As The New York Times detailed earlier this year, at a 2010 convention of like-minded political donors, the Kochs "laid out a three-pronged, 10-year strategy to shift the country toward a smaller government with less regulation and taxes." Part of the strategy called for investing in the media.
Charles Koch recently told the Wall Street Journal that their company would seek to purchase newspapers to provide a "focus on real news, not news with an agenda or news that is really editorializing." But current and former staffers at the Tribune papers told Media Matters in April that a purchase by the Kochs "scares people" and puts the credibility of those outlets at risk.
Those concerns were on display at the National Press Club event.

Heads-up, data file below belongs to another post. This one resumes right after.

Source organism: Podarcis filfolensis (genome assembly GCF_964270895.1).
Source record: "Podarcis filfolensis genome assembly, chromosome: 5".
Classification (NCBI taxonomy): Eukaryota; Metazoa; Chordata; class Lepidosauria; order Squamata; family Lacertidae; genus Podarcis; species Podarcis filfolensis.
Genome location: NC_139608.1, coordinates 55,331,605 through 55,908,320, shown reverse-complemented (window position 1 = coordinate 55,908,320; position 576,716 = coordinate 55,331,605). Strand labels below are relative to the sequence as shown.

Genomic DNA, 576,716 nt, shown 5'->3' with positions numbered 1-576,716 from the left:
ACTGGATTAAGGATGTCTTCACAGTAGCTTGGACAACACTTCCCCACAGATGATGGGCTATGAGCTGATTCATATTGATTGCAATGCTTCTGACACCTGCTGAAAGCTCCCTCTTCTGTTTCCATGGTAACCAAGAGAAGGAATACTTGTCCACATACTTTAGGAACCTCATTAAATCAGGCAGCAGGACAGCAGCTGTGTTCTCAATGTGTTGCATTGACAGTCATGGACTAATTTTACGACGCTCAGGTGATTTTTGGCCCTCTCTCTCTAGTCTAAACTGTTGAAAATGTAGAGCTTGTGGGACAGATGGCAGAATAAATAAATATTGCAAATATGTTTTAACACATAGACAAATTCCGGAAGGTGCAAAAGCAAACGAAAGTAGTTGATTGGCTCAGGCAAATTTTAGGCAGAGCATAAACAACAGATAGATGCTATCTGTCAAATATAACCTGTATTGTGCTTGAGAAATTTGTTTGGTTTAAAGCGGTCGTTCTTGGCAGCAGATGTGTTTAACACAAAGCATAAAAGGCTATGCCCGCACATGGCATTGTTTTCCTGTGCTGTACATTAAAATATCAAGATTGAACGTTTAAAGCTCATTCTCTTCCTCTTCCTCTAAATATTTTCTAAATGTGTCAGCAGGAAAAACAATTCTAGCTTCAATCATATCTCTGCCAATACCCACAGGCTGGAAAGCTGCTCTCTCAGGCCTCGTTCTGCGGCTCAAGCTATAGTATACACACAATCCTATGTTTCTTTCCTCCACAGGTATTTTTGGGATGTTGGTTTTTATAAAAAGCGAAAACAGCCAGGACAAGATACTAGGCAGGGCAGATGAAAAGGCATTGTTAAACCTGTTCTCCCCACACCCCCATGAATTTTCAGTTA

Christopher Assaf, a multimedia editor at The Baltimore Sun who is also the paper's guild leader, said the Kochs' past history of political influence through PACs and other outlets is a concern as it could affect the newspapers' standing in the community.
"We have goodwill and we have credibility and if people start leaving in droves and they see changes...they will know and the goodwill will help to kill it," said Assaf. "The Sun will become something else, it may become a mouthpiece, a national mouthpiece, but it will lose that credibility. Credibility plays a large part in what a newspaper does and we have to protect that credibility."
"The Kochs very explicitly have a mission to influence public policy, that's what they do," offered Tia Lessen, an Oscar-nominated filmmaker and producer of Citizen Koch, a documentary that had been slated for PBS broadcast but was dropped. "If the question is will David and Charles Koch influence how news is covered? I think the answer is yes."